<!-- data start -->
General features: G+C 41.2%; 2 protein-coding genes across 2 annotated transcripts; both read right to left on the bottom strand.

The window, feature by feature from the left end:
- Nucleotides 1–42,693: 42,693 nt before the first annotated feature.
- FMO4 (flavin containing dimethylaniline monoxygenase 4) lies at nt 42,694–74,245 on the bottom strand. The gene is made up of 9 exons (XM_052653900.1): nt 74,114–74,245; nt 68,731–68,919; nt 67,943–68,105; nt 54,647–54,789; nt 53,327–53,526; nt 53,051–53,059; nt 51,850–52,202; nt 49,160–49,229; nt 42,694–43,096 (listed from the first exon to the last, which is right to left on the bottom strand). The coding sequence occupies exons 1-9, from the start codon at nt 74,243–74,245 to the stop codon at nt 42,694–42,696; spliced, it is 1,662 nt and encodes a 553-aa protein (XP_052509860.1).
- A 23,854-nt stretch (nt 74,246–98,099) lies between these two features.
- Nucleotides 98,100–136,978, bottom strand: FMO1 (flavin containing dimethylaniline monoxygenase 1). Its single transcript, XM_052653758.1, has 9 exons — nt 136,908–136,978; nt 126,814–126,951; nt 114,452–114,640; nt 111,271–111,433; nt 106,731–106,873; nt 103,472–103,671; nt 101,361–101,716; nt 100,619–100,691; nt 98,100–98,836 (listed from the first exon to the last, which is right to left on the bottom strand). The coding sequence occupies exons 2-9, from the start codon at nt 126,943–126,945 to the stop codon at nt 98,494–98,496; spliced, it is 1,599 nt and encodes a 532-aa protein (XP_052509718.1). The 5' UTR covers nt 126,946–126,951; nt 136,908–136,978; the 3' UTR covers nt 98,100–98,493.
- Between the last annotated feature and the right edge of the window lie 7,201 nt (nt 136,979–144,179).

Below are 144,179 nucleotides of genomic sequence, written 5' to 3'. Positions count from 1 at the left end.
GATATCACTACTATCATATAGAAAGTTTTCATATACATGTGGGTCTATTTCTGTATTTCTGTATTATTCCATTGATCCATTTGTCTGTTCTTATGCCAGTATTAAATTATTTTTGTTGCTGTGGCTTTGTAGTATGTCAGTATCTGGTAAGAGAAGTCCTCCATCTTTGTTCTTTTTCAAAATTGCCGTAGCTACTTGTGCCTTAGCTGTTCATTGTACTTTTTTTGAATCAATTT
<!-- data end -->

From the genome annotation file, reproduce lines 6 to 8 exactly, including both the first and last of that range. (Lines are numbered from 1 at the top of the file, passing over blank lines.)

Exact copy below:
- Nucleotides 98,100–136,978, bottom strand: FMO1 (flavin containing dimethylaniline monoxygenase 1). Its single transcript, XM_052653758.1, has 9 exons — nt 136,908–136,978; nt 126,814–126,951; nt 114,452–114,640; nt 111,271–111,433; nt 106,731–106,873; nt 103,472–103,671; nt 101,361–101,716; nt 100,619–100,691; nt 98,100–98,836 (listed from the first exon to the last, which is right to left on the bottom strand). The coding sequence occupies exons 2-9, from the start codon at nt 126,943–126,945 to the stop codon at nt 98,494–98,496; spliced, it is 1,599 nt and encodes a 532-aa protein (XP_052509718.1). The 5' UTR covers nt 126,946–126,951; nt 136,908–136,978; the 3' UTR covers nt 98,100–98,493.
- Between the last annotated feature and the right edge of the window lie 7,201 nt (nt 136,979–144,179).

Below are 144,179 nucleotides of genomic sequence, written 5' to 3'. Positions count from 1 at the left end.